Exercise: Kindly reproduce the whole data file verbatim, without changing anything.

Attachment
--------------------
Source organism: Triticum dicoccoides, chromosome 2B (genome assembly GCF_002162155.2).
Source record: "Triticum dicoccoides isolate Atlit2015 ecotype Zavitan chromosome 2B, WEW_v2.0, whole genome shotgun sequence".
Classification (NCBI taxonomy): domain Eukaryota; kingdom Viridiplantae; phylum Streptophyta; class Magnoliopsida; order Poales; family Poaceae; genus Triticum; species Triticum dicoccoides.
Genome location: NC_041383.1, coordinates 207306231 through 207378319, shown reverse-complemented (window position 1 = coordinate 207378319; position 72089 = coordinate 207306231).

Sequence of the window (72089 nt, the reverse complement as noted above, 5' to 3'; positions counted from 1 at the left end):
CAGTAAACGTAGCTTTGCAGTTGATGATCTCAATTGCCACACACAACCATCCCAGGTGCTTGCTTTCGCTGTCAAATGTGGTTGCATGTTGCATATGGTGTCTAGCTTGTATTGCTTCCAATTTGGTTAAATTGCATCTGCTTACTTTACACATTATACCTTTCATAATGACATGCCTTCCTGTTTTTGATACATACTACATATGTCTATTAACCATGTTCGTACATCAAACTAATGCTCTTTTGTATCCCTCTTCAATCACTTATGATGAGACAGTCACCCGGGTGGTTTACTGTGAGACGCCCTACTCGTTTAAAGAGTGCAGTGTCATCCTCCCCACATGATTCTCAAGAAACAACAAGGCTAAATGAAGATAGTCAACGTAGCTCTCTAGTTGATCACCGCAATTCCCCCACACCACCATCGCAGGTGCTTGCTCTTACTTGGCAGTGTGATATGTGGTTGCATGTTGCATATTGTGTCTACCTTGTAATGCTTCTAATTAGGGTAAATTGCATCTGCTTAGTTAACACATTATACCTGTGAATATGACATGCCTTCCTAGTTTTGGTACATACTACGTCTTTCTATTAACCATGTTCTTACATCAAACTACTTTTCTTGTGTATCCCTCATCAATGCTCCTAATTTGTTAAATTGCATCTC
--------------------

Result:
Source organism: Triticum dicoccoides, chromosome 2B (genome assembly GCF_002162155.2).
Source record: "Triticum dicoccoides isolate Atlit2015 ecotype Zavitan chromosome 2B, WEW_v2.0, whole genome shotgun sequence".
Classification (NCBI taxonomy): domain Eukaryota; kingdom Viridiplantae; phylum Streptophyta; class Magnoliopsida; order Poales; family Poaceae; genus Triticum; species Triticum dicoccoides.
Genome location: NC_041383.1, coordinates 207306231 through 207378319, shown reverse-complemented (window position 1 = coordinate 207378319; position 72089 = coordinate 207306231).

Sequence of the window (72089 nt, the reverse complement as noted above, 5' to 3'; positions counted from 1 at the left end):
CAGTAAACGTAGCTTTGCAGTTGATGATCTCAATTGCCACACACAACCATCCCAGGTGCTTGCTTTCGCTGTCAAATGTGGTTGCATGTTGCATATGGTGTCTAGCTTGTATTGCTTCCAATTTGGTTAAATTGCATCTGCTTACTTTACACATTATACCTTTCATAATGACATGCCTTCCTGTTTTTGATACATACTACATATGTCTATTAACCATGTTCGTACATCAAACTAATGCTCTTTTGTATCCCTCTTCAATCACTTATGATGAGACAGTCACCCGGGTGGTTTACTGTGAGACGCCCTACTCGTTTAAAGAGTGCAGTGTCATCCTCCCCACATGATTCTCAAGAAACAACAAGGCTAAATGAAGATAGTCAACGTAGCTCTCTAGTTGATCACCGCAATTCCCCCACACCACCATCGCAGGTGCTTGCTCTTACTTGGCAGTGTGATATGTGGTTGCATGTTGCATATTGTGTCTACCTTGTAATGCTTCTAATTAGGGTAAATTGCATCTGCTTAGTTAACACATTATACCTGTGAATATGACATGCCTTCCTAGTTTTGGTACATACTACGTCTTTCTATTAACCATGTTCTTACATCAAACTACTTTTCTTGTGTATCCCTCATCAATGCTCCTAATTTGTTAAATTGCATCTC